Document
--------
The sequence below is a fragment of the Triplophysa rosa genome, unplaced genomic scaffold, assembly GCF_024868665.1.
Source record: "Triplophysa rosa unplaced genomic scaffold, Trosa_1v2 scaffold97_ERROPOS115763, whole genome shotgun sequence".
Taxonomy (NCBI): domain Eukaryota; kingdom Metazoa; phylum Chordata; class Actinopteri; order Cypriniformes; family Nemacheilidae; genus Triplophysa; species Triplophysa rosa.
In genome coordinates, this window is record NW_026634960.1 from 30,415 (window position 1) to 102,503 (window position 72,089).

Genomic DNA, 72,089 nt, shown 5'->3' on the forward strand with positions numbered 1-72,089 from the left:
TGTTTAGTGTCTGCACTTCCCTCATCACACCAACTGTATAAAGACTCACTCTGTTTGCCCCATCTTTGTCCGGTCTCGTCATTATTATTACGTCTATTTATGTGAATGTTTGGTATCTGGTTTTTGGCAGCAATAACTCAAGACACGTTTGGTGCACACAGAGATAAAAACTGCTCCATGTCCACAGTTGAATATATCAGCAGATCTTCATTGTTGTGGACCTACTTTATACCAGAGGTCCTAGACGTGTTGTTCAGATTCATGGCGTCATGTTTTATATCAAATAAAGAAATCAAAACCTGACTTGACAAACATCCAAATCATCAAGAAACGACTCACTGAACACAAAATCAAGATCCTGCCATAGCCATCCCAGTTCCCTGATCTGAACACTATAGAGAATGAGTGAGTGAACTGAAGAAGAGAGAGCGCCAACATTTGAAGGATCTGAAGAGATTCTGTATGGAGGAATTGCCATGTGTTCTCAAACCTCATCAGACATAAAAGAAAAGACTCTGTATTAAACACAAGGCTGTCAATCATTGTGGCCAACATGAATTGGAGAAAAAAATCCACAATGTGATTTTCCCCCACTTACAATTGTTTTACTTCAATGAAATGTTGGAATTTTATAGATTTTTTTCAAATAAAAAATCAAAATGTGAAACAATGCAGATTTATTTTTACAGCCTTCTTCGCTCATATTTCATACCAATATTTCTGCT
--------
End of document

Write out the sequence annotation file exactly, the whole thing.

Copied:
The sequence below is a fragment of the Triplophysa rosa genome, unplaced genomic scaffold, assembly GCF_024868665.1.
Source record: "Triplophysa rosa unplaced genomic scaffold, Trosa_1v2 scaffold97_ERROPOS115763, whole genome shotgun sequence".
Taxonomy (NCBI): domain Eukaryota; kingdom Metazoa; phylum Chordata; class Actinopteri; order Cypriniformes; family Nemacheilidae; genus Triplophysa; species Triplophysa rosa.
In genome coordinates, this window is record NW_026634960.1 from 30,415 (window position 1) to 102,503 (window position 72,089).

Genomic DNA, 72,089 nt, shown 5'->3' on the forward strand with positions numbered 1-72,089 from the left:
TGTTTAGTGTCTGCACTTCCCTCATCACACCAACTGTATAAAGACTCACTCTGTTTGCCCCATCTTTGTCCGGTCTCGTCATTATTATTACGTCTATTTATGTGAATGTTTGGTATCTGGTTTTTGGCAGCAATAACTCAAGACACGTTTGGTGCACACAGAGATAAAAACTGCTCCATGTCCACAGTTGAATATATCAGCAGATCTTCATTGTTGTGGACCTACTTTATACCAGAGGTCCTAGACGTGTTGTTCAGATTCATGGCGTCATGTTTTATATCAAATAAAGAAATCAAAACCTGACTTGACAAACATCCAAATCATCAAGAAACGACTCACTGAACACAAAATCAAGATCCTGCCATAGCCATCCCAGTTCCCTGATCTGAACACTATAGAGAATGAGTGAGTGAACTGAAGAAGAGAGAGCGCCAACATTTGAAGGATCTGAAGAGATTCTGTATGGAGGAATTGCCATGTGTTCTCAAACCTCATCAGACATAAAAGAAAAGACTCTGTATTAAACACAAGGCTGTCAATCATTGTGGCCAACATGAATTGGAGAAAAAAATCCACAATGTGATTTTCCCCCACTTACAATTGTTTTACTTCAATGAAATGTTGGAATTTTATAGATTTTTTTCAAATAAAAAATCAAAATGTGAAACAATGCAGATTTATTTTTACAGCCTTCTTCGCTCATATTTCATACCAATATTTCTGCT